Medium. Work was fine, kids were great, running on fumes with lack of sleep + stress + very little time to myself. The bad stuff is more a cumulative toll sort of a thing so maybe it isn’t fair to grade the day with that in mind, but it is harder to appreciate the good stuff against that kind of ambient drain.
Sure? Those cards are plenty good—good enough to show up in Modern if the incentives were a bit different and the format slightly slower. I assume Historic sort of qualifies as Modern with those caveats, so I don’t think it’s unreasonable to assume it could be viable, or at least worthy of exploration. Unfortunately, they’re adding something like 1,000 cards, exploring digital-only space, and constantly tinkering with the permissible cards, so I think it’s unwise to speculate too much on what is or isn’t going to be good. It’ll take a long time to shake out a set of changes this destabilizing. I also can’t say I’m much of a Historic expert, so if there’s some nuance I’m missing here, my apologies. I doubt it though.
There are a few reasons, but I think the top of the list is that WotC has shifted the Overton window by lowering the burden of proof for bannings compared to ten, fifteen, or twenty years ago. I remember being outraged that cards like Disciple of the Vault or Goblin Lackey could be considered worthy of a ban. After all, they’re just creatures, fragile ones at that. You can even block Goblin Lackey to stop it from doing its thing.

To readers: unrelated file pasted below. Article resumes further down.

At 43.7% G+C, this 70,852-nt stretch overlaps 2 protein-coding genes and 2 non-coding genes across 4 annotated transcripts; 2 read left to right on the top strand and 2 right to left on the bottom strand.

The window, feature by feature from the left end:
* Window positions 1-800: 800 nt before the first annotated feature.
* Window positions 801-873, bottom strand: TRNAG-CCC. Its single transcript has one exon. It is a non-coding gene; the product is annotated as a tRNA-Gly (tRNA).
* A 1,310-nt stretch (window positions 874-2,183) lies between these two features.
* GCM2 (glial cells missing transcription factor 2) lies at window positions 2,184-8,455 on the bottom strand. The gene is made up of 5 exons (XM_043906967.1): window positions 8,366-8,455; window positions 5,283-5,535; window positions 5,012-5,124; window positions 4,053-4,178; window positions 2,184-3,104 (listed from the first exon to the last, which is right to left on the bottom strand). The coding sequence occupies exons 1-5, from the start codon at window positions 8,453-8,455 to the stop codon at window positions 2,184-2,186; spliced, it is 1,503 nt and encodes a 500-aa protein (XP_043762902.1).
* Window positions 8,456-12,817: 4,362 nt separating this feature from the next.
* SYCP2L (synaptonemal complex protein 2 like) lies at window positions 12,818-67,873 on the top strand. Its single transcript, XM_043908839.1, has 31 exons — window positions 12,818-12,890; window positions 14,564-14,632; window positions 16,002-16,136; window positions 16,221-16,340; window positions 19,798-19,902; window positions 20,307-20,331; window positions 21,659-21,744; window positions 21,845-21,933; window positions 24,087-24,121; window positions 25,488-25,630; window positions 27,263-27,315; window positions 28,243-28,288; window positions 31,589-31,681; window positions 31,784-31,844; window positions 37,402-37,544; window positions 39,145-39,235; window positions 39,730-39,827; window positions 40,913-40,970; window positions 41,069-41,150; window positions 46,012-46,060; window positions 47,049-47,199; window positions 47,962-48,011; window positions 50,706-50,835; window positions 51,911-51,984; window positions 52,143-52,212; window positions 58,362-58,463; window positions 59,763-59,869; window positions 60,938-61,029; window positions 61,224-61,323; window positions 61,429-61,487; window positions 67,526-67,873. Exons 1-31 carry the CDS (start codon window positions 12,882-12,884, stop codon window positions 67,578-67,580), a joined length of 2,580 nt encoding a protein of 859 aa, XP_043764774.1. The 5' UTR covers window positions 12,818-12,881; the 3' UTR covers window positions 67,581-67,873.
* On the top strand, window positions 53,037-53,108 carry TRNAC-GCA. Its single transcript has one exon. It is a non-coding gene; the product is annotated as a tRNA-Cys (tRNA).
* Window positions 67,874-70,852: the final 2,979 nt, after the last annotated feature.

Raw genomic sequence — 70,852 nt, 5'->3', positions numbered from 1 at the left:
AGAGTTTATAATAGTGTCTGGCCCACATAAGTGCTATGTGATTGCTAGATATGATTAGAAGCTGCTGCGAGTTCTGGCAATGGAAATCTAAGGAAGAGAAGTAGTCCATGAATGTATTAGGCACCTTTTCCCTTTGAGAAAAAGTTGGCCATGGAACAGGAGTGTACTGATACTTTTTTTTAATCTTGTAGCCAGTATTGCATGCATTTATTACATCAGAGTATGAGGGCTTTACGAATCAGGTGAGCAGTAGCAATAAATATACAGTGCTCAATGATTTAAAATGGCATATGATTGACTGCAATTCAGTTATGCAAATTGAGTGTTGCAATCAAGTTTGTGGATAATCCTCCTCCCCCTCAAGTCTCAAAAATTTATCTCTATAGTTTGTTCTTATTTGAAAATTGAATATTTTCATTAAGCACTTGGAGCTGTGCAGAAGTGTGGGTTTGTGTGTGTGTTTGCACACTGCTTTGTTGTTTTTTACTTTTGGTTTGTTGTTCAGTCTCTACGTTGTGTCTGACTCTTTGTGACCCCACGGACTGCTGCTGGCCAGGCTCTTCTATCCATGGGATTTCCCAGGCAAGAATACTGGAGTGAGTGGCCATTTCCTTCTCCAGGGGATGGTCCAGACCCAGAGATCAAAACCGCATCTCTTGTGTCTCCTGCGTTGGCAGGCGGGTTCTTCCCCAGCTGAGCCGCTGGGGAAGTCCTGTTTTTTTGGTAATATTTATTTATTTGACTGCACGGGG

Bans were typically reserved for the key hubs of combo decks, not creatures or other cards that spoke more to balance of the format than a particular play pattern problem. I don’t think that approach is correct, and I think the only reason I ever thought it was correct is that WotC signaled strongly that was the underlying logic. I don’t think there’s much question that Rishadan Port, Sensei’s Divining Top, and Bitterblossom would have been banned in Standard using a more modern burden of proof, and I think Magic would have been better for it.
But also, way more games get played now, accelerating the speed with which formats enter their “solved” state. I played plenty of formats that were ostensibly diverse but would have collapsed under more scrutiny. There can come a point where the only way to proceed is to get rid of certain cards, and that point gets found much faster and with more certainty than it did when I was playing.